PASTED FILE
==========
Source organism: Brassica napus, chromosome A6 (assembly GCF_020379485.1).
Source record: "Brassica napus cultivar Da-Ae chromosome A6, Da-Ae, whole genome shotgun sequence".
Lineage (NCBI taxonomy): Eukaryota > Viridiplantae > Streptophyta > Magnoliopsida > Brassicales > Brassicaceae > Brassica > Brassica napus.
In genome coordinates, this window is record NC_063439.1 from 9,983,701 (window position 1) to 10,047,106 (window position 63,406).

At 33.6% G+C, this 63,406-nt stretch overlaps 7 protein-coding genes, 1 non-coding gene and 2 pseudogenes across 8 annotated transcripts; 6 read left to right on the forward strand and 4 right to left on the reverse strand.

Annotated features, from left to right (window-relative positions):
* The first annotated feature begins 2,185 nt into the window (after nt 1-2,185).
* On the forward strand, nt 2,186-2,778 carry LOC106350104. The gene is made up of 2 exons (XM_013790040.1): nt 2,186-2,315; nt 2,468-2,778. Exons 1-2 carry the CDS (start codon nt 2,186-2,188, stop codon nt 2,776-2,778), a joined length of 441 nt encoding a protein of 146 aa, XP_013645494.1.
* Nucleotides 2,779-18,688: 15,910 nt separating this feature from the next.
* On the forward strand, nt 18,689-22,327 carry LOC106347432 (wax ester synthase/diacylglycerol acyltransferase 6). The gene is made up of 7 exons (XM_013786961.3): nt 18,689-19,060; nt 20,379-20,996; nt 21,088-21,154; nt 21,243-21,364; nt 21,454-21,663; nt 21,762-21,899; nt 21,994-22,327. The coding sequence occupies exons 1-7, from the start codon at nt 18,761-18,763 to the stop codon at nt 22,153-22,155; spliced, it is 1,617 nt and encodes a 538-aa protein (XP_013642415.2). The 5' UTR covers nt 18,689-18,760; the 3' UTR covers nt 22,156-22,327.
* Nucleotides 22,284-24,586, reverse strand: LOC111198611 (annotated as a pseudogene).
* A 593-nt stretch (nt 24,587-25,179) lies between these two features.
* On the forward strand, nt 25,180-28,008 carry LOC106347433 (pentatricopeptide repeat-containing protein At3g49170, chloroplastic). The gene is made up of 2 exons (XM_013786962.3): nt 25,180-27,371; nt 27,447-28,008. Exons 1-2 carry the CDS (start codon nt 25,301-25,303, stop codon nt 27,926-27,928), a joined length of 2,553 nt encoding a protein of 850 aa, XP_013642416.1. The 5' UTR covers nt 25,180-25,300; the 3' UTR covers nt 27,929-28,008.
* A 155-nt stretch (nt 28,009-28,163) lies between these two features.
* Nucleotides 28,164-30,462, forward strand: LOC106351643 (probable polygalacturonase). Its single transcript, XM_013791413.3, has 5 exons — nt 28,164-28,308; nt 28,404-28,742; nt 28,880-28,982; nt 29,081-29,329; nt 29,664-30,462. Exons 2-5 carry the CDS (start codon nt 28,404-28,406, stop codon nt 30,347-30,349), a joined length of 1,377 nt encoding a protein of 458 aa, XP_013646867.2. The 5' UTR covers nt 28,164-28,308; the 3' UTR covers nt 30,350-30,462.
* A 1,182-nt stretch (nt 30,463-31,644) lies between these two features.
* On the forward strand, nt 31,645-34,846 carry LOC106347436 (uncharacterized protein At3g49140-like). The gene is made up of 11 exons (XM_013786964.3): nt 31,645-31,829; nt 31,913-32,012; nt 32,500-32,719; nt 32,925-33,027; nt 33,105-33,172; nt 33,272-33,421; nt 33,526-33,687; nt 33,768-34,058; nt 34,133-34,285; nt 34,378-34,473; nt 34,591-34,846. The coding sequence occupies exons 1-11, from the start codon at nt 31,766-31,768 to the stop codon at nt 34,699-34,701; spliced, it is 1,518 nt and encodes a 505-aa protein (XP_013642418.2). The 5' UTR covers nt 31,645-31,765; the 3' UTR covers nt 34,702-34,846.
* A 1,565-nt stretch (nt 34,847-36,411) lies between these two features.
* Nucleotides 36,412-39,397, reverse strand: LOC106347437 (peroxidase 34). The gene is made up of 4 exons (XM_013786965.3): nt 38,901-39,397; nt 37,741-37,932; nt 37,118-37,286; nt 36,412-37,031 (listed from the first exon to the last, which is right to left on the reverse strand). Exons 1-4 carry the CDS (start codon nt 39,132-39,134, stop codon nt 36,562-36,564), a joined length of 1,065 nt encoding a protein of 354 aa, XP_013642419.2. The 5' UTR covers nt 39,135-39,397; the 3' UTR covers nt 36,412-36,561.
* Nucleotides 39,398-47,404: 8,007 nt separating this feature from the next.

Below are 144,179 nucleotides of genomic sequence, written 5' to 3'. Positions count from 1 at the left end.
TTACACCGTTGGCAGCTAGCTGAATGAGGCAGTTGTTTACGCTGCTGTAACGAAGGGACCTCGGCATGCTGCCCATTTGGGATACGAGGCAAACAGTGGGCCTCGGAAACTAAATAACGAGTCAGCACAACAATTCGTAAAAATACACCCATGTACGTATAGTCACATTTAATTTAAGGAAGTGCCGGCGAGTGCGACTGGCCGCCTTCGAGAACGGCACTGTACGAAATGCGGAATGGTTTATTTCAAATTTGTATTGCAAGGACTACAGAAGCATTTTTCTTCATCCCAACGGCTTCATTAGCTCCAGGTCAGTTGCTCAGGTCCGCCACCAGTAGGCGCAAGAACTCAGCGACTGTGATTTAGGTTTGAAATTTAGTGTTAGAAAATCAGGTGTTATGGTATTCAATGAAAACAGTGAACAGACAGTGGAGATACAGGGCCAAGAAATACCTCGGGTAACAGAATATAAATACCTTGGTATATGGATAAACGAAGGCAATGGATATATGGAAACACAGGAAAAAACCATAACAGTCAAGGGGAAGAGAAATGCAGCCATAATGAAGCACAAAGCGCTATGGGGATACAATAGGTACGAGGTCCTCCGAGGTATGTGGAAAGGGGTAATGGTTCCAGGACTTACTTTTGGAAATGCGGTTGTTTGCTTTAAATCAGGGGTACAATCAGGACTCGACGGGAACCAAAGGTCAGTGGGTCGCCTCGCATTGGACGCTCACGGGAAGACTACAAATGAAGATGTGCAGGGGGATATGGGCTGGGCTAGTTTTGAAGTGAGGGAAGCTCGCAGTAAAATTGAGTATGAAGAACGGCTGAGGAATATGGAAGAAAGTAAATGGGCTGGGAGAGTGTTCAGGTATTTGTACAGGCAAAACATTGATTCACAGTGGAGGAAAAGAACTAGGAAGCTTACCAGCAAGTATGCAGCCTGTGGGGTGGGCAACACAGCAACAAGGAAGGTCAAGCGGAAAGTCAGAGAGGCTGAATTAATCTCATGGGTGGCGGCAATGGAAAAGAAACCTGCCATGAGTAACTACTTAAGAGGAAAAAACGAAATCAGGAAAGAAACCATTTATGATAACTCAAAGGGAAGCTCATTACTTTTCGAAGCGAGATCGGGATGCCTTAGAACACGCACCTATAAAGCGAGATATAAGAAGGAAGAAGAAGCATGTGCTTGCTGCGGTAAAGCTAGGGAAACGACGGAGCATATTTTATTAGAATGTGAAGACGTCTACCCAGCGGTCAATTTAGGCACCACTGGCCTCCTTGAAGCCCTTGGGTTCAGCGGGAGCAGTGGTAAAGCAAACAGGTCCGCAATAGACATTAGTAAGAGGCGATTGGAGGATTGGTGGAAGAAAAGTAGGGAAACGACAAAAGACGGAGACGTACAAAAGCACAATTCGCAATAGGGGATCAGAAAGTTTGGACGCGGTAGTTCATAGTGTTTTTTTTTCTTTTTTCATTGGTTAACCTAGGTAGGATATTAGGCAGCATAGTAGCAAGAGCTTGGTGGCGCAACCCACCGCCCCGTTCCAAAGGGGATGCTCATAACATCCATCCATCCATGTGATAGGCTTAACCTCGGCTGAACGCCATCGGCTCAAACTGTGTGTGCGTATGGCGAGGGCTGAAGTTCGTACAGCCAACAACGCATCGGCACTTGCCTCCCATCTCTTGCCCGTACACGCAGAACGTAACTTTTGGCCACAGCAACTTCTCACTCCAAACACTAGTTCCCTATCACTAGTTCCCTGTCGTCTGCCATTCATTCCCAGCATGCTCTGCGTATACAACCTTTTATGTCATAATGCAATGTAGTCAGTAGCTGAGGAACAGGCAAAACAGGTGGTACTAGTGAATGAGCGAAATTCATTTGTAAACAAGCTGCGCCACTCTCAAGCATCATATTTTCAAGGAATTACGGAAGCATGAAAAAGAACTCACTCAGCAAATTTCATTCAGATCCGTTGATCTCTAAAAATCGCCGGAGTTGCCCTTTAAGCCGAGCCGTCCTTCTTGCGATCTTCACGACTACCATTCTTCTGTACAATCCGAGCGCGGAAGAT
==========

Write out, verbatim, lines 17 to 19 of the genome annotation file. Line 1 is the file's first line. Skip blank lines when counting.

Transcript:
* On the forward strand, nt 31,645-34,846 carry LOC106347436 (uncharacterized protein At3g49140-like). The gene is made up of 11 exons (XM_013786964.3): nt 31,645-31,829; nt 31,913-32,012; nt 32,500-32,719; nt 32,925-33,027; nt 33,105-33,172; nt 33,272-33,421; nt 33,526-33,687; nt 33,768-34,058; nt 34,133-34,285; nt 34,378-34,473; nt 34,591-34,846. The coding sequence occupies exons 1-11, from the start codon at nt 31,766-31,768 to the stop codon at nt 34,699-34,701; spliced, it is 1,518 nt and encodes a 505-aa protein (XP_013642418.2). The 5' UTR covers nt 31,645-31,765; the 3' UTR covers nt 34,702-34,846.
* A 1,565-nt stretch (nt 34,847-36,411) lies between these two features.
* Nucleotides 36,412-39,397, reverse strand: LOC106347437 (peroxidase 34). The gene is made up of 4 exons (XM_013786965.3): nt 38,901-39,397; nt 37,741-37,932; nt 37,118-37,286; nt 36,412-37,031 (listed from the first exon to the last, which is right to left on the reverse strand). Exons 1-4 carry the CDS (start codon nt 39,132-39,134, stop codon nt 36,562-36,564), a joined length of 1,065 nt encoding a protein of 354 aa, XP_013642419.2. The 5' UTR covers nt 39,135-39,397; the 3' UTR covers nt 36,412-36,561.